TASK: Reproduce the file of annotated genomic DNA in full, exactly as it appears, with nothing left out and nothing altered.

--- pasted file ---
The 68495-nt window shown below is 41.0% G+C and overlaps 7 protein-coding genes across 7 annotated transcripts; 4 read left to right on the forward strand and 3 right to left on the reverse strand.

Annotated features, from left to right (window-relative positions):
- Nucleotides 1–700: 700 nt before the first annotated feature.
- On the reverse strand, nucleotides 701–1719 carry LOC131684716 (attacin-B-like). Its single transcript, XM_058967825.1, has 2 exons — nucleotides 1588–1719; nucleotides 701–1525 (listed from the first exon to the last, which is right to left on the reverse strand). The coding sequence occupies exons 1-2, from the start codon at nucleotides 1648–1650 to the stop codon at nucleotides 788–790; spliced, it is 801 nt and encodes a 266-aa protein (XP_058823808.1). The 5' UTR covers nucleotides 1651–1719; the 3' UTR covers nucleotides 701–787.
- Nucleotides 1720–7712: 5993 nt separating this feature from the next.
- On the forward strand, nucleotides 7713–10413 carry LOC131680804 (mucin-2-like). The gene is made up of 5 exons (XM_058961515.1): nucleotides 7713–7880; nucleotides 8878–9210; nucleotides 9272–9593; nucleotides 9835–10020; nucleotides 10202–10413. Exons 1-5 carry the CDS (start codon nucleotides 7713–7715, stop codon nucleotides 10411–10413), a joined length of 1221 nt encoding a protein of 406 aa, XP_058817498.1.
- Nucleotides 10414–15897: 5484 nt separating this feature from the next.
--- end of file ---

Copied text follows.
The 68495-nt window shown below is 41.0% G+C and overlaps 7 protein-coding genes across 7 annotated transcripts; 4 read left to right on the forward strand and 3 right to left on the reverse strand.

Annotated features, from left to right (window-relative positions):
- Nucleotides 1–700: 700 nt before the first annotated feature.
- On the reverse strand, nucleotides 701–1719 carry LOC131684716 (attacin-B-like). Its single transcript, XM_058967825.1, has 2 exons — nucleotides 1588–1719; nucleotides 701–1525 (listed from the first exon to the last, which is right to left on the reverse strand). The coding sequence occupies exons 1-2, from the start codon at nucleotides 1648–1650 to the stop codon at nucleotides 788–790; spliced, it is 801 nt and encodes a 266-aa protein (XP_058823808.1). The 5' UTR covers nucleotides 1651–1719; the 3' UTR covers nucleotides 701–787.
- Nucleotides 1720–7712: 5993 nt separating this feature from the next.
- On the forward strand, nucleotides 7713–10413 carry LOC131680804 (mucin-2-like). The gene is made up of 5 exons (XM_058961515.1): nucleotides 7713–7880; nucleotides 8878–9210; nucleotides 9272–9593; nucleotides 9835–10020; nucleotides 10202–10413. Exons 1-5 carry the CDS (start codon nucleotides 7713–7715, stop codon nucleotides 10411–10413), a joined length of 1221 nt encoding a protein of 406 aa, XP_058817498.1.
- Nucleotides 10414–15897: 5484 nt separating this feature from the next.